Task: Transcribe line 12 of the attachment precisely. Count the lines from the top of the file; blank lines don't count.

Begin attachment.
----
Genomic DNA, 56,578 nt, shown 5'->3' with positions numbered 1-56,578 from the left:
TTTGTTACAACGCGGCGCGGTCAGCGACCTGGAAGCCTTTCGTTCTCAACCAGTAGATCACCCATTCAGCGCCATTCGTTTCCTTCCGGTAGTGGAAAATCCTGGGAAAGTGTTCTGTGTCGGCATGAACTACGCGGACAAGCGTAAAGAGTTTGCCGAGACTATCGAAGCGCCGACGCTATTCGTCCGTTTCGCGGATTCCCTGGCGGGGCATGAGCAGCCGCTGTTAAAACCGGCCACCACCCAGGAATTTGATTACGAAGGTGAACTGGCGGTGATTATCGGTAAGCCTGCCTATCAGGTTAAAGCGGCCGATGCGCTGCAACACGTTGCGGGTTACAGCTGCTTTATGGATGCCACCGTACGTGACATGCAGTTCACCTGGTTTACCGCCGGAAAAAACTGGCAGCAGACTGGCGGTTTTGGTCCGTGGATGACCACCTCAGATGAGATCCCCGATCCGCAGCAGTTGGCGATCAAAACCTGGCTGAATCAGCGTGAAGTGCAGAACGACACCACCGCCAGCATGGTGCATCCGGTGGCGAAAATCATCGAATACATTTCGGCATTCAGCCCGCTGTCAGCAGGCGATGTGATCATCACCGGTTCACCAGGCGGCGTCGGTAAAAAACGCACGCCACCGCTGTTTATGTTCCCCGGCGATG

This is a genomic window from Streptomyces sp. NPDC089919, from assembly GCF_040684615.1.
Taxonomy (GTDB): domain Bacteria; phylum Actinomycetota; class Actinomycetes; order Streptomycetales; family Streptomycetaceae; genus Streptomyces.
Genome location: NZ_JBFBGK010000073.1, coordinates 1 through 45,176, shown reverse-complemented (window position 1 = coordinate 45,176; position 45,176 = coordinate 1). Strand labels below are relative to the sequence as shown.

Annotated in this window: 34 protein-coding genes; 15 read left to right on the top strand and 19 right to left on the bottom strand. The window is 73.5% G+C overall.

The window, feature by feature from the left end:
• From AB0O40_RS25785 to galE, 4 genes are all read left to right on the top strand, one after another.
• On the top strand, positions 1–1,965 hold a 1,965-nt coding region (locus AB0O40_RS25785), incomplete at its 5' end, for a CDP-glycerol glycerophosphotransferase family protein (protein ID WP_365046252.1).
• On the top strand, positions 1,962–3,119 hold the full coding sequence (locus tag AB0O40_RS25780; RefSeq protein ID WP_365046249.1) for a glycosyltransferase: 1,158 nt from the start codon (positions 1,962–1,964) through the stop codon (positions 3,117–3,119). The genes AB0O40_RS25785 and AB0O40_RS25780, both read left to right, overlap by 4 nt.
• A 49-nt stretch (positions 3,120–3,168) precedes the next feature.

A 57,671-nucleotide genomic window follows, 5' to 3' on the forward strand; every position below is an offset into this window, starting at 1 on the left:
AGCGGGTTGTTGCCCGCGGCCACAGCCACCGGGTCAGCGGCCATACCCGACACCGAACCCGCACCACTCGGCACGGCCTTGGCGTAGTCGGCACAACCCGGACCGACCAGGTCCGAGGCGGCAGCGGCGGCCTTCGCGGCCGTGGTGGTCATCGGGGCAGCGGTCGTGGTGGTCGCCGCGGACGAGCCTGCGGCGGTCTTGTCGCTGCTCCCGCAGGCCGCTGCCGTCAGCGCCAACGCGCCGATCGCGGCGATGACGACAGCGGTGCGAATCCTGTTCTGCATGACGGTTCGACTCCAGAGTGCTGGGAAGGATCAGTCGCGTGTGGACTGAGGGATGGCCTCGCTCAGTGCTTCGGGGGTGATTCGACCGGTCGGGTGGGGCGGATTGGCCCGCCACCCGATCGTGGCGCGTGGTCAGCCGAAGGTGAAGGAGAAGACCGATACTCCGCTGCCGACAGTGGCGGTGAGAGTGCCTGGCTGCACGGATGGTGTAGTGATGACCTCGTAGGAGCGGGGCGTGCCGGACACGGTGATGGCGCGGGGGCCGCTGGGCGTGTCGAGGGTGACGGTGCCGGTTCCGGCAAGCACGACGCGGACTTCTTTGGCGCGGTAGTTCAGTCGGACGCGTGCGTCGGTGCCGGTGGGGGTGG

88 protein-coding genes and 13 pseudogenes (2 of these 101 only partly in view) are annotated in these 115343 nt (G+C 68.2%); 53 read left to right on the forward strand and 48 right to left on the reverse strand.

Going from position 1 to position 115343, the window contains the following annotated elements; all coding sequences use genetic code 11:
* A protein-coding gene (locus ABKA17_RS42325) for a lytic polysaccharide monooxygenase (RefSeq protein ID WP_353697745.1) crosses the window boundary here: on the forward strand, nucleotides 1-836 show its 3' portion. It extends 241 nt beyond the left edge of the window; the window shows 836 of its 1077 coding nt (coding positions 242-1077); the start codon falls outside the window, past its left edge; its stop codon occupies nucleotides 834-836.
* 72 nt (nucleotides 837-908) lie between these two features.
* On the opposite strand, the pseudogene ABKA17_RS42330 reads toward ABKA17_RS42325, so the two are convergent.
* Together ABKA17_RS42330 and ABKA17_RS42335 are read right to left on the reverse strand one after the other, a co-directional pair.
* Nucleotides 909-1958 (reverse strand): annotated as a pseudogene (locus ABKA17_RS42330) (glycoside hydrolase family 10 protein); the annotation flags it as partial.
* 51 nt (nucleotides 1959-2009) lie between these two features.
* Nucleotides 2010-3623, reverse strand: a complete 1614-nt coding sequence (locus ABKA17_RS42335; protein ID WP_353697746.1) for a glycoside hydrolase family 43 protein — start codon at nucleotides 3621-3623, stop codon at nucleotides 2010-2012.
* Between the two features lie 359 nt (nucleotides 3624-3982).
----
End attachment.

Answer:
A 57,671-nucleotide genomic window follows, 5' to 3' on the forward strand; every position below is an offset into this window, starting at 1 on the left: